It's important to note that Traffic Manager works at the DNS level. In other words, it uses DNS to direct users to specific service endpoints based on a combination of the traffic routing method you choose, and the current endpoint health. This doesn't mean that Traffic Manager is a proxy, it's not. Once clients are directed to the appropriate endpoint, they directly connect to that endpoint. Traffic Manager doesn't see the traffic passing between the client and the service being load balanced.
At this point, we just have a few more networking concepts to review. Let's take a quick moment to touch on network security groups. Network security groups are used to provide network isolation for Azure resources. This is accomplished by defining security rules that either allow or deny specific traffic to specific VMs or subnets.
A common use case for network security groups is a scenario where you want to isolate traffic between multi-tier applications. For example, if you have a three-tier web app that consists of a web front-end VM, a VM hosting the app and a back-end SQL server that the app VM talks to, you might leverage network security groups to ensure that only the app VM can communicate with the SQL VM over Port 1433. Since there's no need for the front-end web VM to be communicating directly with the back-end SQL VM.
Lastly, let's take a look at cross-prem network connectivity. Using Azure virtual networks and VPNs, you can extend your on-prem network to Microsoft Azure. You can create connectivity between an on-prem network and an Azure virtual network by deploying a site to site VPN that traverses the public internet. However, if you're looking for more security and reliability you can use ExpressRoute to create a connection that doesn't cross the internet. Using either of these two methods allows you to provide on-prem users access to Azure resources as if they were physically located on-prem in your own data center.
A point to site VPN can be used to allow individual users or computers to connect to Azure, just like you might leverage Cisco AnyConnect or any other VPN service to allow users to connect to your on-prem network from home.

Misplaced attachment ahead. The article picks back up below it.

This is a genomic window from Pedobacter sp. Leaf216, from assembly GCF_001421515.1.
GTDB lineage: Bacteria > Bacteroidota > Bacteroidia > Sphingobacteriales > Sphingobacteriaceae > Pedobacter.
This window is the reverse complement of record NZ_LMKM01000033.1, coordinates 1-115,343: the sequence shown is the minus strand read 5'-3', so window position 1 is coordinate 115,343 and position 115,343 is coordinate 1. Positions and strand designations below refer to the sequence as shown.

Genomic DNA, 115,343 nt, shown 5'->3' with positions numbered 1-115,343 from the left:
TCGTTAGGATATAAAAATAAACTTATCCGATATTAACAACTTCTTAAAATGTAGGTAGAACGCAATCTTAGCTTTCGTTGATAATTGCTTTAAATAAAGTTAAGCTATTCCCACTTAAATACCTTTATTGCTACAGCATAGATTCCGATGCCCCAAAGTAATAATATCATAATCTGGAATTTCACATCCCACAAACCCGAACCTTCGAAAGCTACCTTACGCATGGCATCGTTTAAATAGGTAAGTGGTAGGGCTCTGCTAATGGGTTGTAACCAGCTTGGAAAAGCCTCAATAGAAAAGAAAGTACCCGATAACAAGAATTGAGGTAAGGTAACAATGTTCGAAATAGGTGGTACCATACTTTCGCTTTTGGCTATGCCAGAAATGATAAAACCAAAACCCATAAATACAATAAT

With that said, we'll wrap up this lecture. Like I said at the outset, this lecture was probably just a refresher for most of you. But I had to mention these concepts because you may run into them while sitting the exam. I'd rather run through that and have you not see them on the exam, that not go through them and then have you getting hit with questions about them when you sit the exam.
Introduction - Configuring Endpoint Security within VMs - Configuring and Monitoring Antimalmare for VMs - Configuring Virtual Machine Security - Hardening Virtual Machines - Configuring System Updates for Virtual Machines - Starting a Runbook from the Azure Portal - Configuring Baselines - Configuring Authentication - Container Isolation - AKS Security - Azure Container Registry - Creating a Container Registry - Implementing Vulnerability Management - Conclusion
About the Author
Tom is a 25+ year veteran of the IT industry, having worked in environments as large as 40k seats and as small as 50 seats. Throughout the course of a long an interesting career, he has built an in-depth skillset that spans numerous IT disciplines. Tom has designed and architected small, large, and global IT solutions.
In addition to the Cloud Platform and Infrastructure MCSE certification, Tom also carries several other Microsoft certifications. His ability to see things from a strategic perspective allows Tom to architect solutions that closely align with business needs.
In his spare time, Tom enjoys camping, fishing, and playing poker.